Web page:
Hanging steel and breaking glass ceilings

Women only account for just over four per cent of the province’s trades workforce, but one educator is paving the way for a more inclusive future.

Ironworker Kim Roche doesn’t exactly think about gender when it comes to her work. She’s been recognized for her trailblazing efforts and busting gender stereotypes. (Submitted by Kim Roche)

Madison Ryan

When she’s on a job site or in the classroom, Kim Roche says she forgets she’s a woman. Still, she’s the only female ironwork instructor in the province and one of the first in Canada. 

“I actually don’t look at it that way,” Roche said about her position. She’s just doing her job, she says, but putting her achievements into perspective sometimes takes her aback.

“Maybe that is a little bit of a big deal,” she said, laughing. 

When she was on the opposite side of the classroom in 2003 as she went through the province’s first ironworker apprenticeship course, Roche was the only woman there. She says her start in ironwork was overwhelming, but it lifted her out of a dark period in her life and propelled her down a path she never could have imagined. 

Over a decade later, in 2016, she started teaching part-time at the Ironworkers Education and Training Centre in Mount Pearl.

“When teaching students, and they see a female at the front of the class, it’s probably a good thing,” she said. “Because they get my side of how things are in the field. I feel and I hope that they have more respect for women on the job, and they (the women) understand that they can do it too…”

Like many skilled trade jobs, there are unique struggles for women in ironwork. Lori LeDrew is the executive director for the Office to Advance Women Apprentices. She says the organization regularly hears about the challenges women face in the trades, from trouble getting harnesses to fit on worksites to the intense work-life balance. 

“I know childcare is an issue for practically everybody right now,” said LeDrew. “But it’s particularly challenging for mothers who are working 12-15-hour days. So their day starts before childcare centres open and it ends after child care centres close.”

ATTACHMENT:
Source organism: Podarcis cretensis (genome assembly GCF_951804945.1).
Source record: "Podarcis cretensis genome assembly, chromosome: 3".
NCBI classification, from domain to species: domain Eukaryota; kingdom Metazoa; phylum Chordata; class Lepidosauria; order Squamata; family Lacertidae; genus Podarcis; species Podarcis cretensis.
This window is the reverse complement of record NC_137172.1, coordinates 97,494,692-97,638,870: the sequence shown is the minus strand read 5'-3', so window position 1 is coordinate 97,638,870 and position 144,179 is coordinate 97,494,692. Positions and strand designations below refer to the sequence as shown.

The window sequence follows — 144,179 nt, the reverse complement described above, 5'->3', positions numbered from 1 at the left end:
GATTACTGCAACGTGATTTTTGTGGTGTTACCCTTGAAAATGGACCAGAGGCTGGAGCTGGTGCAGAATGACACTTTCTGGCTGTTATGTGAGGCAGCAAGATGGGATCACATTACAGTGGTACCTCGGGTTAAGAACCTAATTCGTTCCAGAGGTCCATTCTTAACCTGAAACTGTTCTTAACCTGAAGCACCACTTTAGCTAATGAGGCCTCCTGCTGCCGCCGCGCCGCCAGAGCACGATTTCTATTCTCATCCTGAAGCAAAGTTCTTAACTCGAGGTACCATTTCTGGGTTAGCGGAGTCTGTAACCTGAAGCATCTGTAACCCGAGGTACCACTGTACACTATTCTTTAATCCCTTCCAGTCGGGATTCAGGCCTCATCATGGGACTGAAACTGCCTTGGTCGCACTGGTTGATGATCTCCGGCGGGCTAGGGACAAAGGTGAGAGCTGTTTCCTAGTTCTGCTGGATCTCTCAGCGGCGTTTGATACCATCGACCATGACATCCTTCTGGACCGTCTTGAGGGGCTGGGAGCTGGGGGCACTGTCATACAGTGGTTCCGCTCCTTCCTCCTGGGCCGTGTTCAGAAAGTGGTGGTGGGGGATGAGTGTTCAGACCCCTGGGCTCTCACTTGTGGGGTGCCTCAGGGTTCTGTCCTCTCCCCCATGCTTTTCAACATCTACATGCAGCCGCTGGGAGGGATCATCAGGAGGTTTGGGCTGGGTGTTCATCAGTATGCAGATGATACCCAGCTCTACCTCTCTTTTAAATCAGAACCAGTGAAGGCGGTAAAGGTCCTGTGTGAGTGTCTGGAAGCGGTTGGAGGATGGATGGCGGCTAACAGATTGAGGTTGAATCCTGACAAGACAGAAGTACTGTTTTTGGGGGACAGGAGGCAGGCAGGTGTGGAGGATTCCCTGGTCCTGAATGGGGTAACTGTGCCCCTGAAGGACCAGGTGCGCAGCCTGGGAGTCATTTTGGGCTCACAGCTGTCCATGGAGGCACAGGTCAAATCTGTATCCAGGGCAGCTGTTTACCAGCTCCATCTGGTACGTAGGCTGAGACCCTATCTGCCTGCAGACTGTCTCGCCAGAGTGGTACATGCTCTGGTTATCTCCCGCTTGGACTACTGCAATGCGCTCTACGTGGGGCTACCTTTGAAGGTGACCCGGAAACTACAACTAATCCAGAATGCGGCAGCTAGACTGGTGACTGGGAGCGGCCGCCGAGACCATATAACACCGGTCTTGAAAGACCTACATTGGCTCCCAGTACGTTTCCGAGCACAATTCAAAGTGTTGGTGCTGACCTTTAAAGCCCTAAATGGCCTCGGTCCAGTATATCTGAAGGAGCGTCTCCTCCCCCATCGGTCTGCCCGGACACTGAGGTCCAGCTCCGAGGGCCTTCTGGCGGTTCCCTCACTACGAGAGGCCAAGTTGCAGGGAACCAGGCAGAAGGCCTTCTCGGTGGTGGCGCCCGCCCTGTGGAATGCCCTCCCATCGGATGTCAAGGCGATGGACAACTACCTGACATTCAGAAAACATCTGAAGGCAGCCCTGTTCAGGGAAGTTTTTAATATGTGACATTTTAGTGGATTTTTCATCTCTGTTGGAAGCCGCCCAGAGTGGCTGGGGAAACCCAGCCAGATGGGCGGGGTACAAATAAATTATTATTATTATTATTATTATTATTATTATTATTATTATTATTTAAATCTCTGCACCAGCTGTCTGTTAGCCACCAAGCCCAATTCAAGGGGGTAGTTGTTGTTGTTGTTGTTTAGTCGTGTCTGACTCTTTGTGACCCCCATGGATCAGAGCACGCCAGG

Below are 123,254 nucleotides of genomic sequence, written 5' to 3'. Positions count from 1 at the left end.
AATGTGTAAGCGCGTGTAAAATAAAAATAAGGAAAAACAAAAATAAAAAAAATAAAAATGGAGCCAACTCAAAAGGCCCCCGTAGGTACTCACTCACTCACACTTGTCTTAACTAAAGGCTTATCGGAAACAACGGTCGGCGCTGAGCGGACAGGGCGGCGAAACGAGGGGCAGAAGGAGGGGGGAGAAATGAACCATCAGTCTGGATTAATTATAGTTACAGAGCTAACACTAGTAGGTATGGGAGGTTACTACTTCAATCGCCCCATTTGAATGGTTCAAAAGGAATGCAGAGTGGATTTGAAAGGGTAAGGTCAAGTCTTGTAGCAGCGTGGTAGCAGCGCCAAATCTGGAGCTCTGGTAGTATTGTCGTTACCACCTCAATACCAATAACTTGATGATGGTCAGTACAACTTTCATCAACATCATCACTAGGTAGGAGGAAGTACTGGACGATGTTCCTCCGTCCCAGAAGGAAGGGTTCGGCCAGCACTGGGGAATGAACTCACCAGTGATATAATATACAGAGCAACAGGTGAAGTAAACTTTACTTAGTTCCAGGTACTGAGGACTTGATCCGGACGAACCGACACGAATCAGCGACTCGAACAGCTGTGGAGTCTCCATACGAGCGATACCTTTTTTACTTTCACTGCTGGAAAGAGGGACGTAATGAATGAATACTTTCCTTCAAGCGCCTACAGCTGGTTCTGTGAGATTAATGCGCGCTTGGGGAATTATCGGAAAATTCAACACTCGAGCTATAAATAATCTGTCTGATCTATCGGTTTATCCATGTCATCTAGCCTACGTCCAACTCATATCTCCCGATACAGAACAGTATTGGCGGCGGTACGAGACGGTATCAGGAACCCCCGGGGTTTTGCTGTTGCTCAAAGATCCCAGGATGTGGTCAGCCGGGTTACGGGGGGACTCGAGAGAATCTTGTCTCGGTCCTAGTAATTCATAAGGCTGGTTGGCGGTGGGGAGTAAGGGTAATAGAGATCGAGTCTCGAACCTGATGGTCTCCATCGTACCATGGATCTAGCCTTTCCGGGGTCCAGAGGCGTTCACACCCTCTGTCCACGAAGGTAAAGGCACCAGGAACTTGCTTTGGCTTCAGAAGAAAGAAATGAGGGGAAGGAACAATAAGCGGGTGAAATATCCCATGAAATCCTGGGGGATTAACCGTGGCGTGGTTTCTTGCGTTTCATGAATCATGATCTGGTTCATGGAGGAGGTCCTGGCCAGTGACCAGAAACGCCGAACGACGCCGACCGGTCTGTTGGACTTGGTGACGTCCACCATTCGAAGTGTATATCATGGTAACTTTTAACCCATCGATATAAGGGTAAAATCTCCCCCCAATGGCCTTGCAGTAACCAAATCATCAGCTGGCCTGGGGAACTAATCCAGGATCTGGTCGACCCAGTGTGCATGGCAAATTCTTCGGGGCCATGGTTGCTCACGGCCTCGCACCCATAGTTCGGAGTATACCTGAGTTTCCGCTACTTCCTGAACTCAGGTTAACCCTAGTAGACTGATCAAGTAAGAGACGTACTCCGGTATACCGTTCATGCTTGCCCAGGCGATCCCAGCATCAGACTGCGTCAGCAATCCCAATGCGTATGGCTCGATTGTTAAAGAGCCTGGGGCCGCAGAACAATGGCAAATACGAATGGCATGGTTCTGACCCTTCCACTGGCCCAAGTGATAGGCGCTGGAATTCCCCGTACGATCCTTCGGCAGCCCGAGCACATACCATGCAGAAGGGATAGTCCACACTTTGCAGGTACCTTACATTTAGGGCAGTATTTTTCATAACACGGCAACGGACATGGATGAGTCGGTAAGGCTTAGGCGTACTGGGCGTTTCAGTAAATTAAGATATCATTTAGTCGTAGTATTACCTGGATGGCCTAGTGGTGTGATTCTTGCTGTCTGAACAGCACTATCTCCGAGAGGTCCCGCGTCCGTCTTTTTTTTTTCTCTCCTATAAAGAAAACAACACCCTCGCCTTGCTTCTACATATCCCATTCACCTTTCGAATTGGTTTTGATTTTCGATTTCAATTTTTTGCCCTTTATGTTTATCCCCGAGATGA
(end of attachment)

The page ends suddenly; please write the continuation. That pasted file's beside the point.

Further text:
Some women have taken certain issues into their own hands and, for example, started their own personal protective equipment businesses, according to LeDrew. 

“When you put your hard hat on and your clothes on, you look no different next than the person next to you.”

– Kim Roche

“Another challenge would be proper fitting PPE (personal protective equipment),” LeDrew said. “We’ve heard of women that have had to duct tape their gloves on their hands because they’re so big (and) improper fitting coveralls.

“Men are obviously built differently. So they don’t take into account the shape of some women’s bodies,” LeDrew said of PPE suppliers. 

Roche has had her fair share of complications at work. Old-school ideas are still prevalent in the skilled trades industry, she says. 

“You got some guys that still think you should be home, barefoot and pregnant,” said Roche. “You shouldn’t be in our way, basically.” 

However, it hasn’t all been bad. Roche says she’s worked with some “stand up guys” that don’t tolerate such behaviour. 

“Being stubborn me, and wanting to prove myself, I kept going,” said Roche.

That stubbornness led her all the way to Washington, D.C., in December, where she was recognized at the Tradeswomen Build Nations conference. Out of the about 4,000 tradeswomen at the event, Roche was given the Meritorious Service Award by Ironworkers International. 

Only 4.1 per cent of people who work in trades in the province are women, according to Statistics Canada in 2022.

It’s a number LeDrew says is on the decline, but she’s hoping that will soon change. 

“There needs to be a collective effort to engage women and girls at a younger age, to allow them to be able to see themselves in these roles,” said LeDrew. “Having the support of teachers, guidance counsellors, to see the trades as a viable career option is important … there’s big money to be made there.” 

Anyone with a good work ethic is welcome to be an ironworker, says Roche, no matter their gender. It’s a sentiment she carries to the classroom from the high steel beams she’s climbed to get there. 

“When you put your hard hat on and your clothes on, you look no different next than the person next to you.”

About Madison Ryan 20 Articles
Madison Ryan is an award-winning fiction writer, a music reviewer and a student journalist. She loves escaping into fantasy stories, but she’s dedicated to telling the real-life stories that matter to our communities. Contact her at @madisonjryan on Twitter/X with news tips.

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